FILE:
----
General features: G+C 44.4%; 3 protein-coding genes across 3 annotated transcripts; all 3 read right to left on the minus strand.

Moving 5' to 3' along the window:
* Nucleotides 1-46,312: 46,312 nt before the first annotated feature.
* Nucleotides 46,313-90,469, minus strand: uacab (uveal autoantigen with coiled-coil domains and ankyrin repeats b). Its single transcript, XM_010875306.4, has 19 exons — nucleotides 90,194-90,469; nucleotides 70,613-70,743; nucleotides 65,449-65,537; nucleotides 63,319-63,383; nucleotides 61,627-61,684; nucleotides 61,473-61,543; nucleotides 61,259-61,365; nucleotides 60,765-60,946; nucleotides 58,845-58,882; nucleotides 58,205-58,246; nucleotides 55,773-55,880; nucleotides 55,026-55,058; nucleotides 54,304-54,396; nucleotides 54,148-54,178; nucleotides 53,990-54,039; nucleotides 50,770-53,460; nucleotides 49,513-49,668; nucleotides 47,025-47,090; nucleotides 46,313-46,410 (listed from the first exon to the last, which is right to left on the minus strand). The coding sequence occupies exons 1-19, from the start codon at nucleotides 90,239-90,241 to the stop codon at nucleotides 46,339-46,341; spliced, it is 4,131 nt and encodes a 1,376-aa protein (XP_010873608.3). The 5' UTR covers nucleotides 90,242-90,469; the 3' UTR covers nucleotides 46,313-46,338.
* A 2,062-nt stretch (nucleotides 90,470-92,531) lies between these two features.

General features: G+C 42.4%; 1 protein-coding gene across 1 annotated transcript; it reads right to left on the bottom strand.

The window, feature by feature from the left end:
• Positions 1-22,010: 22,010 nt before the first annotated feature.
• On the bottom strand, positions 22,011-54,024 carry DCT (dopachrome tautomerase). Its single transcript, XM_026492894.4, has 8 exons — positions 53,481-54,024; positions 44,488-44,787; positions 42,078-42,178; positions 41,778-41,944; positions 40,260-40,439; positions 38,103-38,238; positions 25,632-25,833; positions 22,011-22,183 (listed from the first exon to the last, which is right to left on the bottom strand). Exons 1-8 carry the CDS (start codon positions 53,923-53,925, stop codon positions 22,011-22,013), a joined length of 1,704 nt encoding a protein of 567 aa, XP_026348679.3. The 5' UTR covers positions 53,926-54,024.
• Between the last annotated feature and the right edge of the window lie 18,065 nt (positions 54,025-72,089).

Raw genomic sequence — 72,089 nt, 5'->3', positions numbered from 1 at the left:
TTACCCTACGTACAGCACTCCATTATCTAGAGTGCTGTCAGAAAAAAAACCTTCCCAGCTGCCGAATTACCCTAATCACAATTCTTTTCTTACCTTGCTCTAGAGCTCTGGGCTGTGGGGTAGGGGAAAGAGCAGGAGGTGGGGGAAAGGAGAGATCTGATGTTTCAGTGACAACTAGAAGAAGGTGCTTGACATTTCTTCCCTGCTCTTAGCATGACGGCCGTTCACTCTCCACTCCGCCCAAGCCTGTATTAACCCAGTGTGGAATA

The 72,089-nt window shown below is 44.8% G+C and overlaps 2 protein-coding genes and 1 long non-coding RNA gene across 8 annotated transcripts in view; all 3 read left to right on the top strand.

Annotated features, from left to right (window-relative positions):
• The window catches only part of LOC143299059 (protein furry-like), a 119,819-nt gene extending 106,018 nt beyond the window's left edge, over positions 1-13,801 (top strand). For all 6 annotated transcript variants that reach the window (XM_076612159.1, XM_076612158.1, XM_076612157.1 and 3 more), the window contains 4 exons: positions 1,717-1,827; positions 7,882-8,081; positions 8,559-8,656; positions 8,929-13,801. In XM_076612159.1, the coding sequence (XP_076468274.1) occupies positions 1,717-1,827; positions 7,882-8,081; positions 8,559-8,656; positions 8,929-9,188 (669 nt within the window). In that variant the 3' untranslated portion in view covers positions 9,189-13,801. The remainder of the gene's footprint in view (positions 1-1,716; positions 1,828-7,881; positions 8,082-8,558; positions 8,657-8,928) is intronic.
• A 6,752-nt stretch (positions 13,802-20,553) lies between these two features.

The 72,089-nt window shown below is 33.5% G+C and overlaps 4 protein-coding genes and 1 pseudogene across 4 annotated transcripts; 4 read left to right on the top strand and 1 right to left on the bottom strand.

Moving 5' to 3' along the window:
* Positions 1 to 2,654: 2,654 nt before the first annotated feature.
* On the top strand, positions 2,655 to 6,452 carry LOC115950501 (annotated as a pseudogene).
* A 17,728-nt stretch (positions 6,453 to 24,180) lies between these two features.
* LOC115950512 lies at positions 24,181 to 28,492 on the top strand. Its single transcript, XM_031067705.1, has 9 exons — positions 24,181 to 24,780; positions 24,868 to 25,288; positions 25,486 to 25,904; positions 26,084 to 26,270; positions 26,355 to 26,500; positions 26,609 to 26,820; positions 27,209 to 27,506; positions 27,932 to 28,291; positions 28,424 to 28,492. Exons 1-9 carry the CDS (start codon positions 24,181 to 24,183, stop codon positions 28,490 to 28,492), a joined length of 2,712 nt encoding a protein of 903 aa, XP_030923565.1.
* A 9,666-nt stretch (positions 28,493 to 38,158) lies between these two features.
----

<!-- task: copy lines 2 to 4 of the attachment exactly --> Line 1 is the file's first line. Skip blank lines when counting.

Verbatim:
Moving 5' to 3' along the window:
* Nucleotides 1-46,312: 46,312 nt before the first annotated feature.
* Nucleotides 46,313-90,469, minus strand: uacab (uveal autoantigen with coiled-coil domains and ankyrin repeats b). Its single transcript, XM_010875306.4, has 19 exons — nucleotides 90,194-90,469; nucleotides 70,613-70,743; nucleotides 65,449-65,537; nucleotides 63,319-63,383; nucleotides 61,627-61,684; nucleotides 61,473-61,543; nucleotides 61,259-61,365; nucleotides 60,765-60,946; nucleotides 58,845-58,882; nucleotides 58,205-58,246; nucleotides 55,773-55,880; nucleotides 55,026-55,058; nucleotides 54,304-54,396; nucleotides 54,148-54,178; nucleotides 53,990-54,039; nucleotides 50,770-53,460; nucleotides 49,513-49,668; nucleotides 47,025-47,090; nucleotides 46,313-46,410 (listed from the first exon to the last, which is right to left on the minus strand). The coding sequence occupies exons 1-19, from the start codon at nucleotides 90,239-90,241 to the stop codon at nucleotides 46,339-46,341; spliced, it is 4,131 nt and encodes a 1,376-aa protein (XP_010873608.3). The 5' UTR covers nucleotides 90,242-90,469; the 3' UTR covers nucleotides 46,313-46,338.